Some bugs are harmless. Even though they seem monstrous to you, they do not cause any health damage to people or pets.
Some are a threat to life despite their small size. These are the kissing bugs. Don’t be misled by the sweet name, they have another one – the Assassin bugs. They probably earned this name because of their discrete and fatal bites.
Their deadly bites have been the reason for the deaths of many dogs in Texas. They reportedly spread the disease American Trypanosomiasis, or “Chagas Disease.” However, only 50 percent of bugs are infected with the parasites causing Chagas.
These bugs originally live in Southern America but now found more spread in southern states of the US.
The parasites are spread by the feces of the bugs, and they usually feed off the blood of pets around their mouth and eye area. The sad thing is, it is hard to prevent it, as a dog may eat the kissing bug playing in your backyard. The insects live under the cement, in the cracks of walls, in outdoor doghouses, forests, and chicken coops.
Unfortunately, the symptoms may bear resemblance to flu, or the disease may show no symptoms in the beginning. Most children and adults who have Chagas disease do not know when they were infected and live their whole lives with the parasite without experiencing any symptoms.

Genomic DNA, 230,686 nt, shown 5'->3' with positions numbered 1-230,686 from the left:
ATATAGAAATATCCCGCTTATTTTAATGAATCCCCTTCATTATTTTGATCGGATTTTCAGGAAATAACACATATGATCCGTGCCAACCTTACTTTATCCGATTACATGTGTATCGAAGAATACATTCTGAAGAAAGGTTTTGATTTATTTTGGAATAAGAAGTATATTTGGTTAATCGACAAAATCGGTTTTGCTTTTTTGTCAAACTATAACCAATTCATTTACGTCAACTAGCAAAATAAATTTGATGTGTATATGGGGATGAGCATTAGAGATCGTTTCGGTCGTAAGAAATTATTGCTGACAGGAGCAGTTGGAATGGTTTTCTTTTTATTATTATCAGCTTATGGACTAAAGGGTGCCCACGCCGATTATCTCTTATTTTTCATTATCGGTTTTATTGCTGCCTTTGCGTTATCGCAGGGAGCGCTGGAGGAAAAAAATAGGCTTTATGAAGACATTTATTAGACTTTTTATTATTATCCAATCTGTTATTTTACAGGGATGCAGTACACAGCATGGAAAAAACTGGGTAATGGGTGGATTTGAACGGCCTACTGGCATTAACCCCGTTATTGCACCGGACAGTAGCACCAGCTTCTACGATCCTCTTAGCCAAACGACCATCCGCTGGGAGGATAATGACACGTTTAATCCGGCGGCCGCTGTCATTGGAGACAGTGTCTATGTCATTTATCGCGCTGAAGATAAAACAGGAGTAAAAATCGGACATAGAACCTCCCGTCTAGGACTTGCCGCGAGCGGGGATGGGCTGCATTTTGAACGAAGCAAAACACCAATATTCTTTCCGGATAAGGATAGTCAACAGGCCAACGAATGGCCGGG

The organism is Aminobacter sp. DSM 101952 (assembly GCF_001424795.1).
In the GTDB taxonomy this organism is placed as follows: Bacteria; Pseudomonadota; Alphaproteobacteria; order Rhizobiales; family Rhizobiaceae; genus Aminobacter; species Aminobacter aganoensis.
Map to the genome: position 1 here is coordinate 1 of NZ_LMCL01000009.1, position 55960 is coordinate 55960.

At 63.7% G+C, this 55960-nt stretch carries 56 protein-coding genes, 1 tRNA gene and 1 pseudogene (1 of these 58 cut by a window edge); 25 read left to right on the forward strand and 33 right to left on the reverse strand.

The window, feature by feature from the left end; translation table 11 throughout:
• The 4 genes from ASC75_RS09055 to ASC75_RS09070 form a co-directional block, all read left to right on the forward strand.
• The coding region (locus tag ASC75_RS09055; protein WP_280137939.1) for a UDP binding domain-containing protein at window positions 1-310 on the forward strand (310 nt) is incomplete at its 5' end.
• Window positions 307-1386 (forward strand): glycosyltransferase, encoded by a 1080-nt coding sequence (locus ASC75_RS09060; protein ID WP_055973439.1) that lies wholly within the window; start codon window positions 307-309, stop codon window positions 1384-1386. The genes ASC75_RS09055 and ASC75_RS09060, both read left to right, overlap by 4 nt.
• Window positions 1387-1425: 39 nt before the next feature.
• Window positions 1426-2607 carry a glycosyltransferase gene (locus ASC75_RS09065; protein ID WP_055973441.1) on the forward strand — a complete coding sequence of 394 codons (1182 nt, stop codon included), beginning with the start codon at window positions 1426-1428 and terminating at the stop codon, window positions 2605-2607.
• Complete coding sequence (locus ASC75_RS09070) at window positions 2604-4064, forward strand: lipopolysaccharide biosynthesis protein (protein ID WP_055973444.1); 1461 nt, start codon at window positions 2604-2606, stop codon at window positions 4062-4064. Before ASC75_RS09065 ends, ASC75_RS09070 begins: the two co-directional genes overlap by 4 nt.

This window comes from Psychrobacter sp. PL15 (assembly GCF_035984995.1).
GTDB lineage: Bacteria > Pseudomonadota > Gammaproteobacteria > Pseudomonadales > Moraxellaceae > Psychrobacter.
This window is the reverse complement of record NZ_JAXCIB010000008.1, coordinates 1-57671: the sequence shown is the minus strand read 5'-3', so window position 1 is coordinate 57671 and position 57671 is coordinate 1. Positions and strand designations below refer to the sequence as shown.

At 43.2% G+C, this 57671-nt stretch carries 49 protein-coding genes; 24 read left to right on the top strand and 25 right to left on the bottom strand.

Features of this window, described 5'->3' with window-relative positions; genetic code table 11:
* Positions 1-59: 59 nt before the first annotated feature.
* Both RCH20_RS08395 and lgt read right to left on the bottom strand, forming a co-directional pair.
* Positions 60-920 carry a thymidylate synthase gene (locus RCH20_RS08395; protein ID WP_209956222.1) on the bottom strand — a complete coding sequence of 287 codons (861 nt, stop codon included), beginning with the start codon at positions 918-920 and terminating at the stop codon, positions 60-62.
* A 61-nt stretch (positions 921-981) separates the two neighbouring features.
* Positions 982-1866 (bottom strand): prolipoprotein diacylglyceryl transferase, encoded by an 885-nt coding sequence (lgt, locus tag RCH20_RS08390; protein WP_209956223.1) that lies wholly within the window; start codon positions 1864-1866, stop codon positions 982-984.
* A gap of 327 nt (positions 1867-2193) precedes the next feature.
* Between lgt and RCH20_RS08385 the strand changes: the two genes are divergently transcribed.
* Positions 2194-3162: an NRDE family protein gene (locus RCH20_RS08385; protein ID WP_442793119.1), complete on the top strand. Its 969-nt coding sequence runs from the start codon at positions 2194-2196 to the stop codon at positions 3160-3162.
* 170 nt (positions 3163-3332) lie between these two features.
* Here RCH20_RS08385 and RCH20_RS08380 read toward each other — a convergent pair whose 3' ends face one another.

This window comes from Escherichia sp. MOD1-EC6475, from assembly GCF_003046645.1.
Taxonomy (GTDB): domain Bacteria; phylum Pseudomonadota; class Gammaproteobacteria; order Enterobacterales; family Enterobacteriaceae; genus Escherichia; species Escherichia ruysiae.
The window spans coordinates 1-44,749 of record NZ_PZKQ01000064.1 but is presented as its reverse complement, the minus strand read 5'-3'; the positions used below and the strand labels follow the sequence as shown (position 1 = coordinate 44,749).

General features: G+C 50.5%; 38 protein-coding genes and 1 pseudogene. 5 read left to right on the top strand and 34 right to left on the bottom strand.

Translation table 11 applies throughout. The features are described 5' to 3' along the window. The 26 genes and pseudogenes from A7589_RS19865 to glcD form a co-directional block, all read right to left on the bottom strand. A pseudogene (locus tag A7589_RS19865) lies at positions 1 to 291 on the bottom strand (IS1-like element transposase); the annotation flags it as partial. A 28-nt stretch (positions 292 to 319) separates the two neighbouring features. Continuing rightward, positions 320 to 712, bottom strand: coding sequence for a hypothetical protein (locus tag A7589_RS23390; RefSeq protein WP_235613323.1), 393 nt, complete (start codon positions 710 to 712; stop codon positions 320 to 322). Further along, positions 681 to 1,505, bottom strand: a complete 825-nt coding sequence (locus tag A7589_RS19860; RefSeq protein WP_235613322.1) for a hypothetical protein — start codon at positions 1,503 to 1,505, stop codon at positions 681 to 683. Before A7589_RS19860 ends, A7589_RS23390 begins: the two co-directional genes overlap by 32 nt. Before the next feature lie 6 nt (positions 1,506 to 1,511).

However, some people may experience severe and distressing symptoms. The first signs of contracting the disease are the following:
- Swelling and/or redness at the skin infection site,
- Skin rash;
- Severe headaches;
- Unexplainable pain in the whole body (abdominal especially);
- Swollen lymph nodes;
- Nausea, vomiting, and/or diarrhea;
- Liver and/or spleen enlargement;
- Swelling of tissues around the eye;
- Muscle aches.
The bites of the Assassin bugs cause swollen eyes, and even anaphylactic shock, which can cause asphyxiation and eventually death.
Small kids may get infected when playing with stones and bricks in the yard or through being in contact with pets. If there is a risk of contamination, do not postpone your visit to the doctor, as waiting can be fatal.
This article is solely for informational purposes. Do not self-diagnose or self-medicate, and in all cases consult a certified healthcare professional before using any information presented in the article. The editorial board does not guarantee any results and does not bear any responsibility for harm that may result from using the information provided in the article.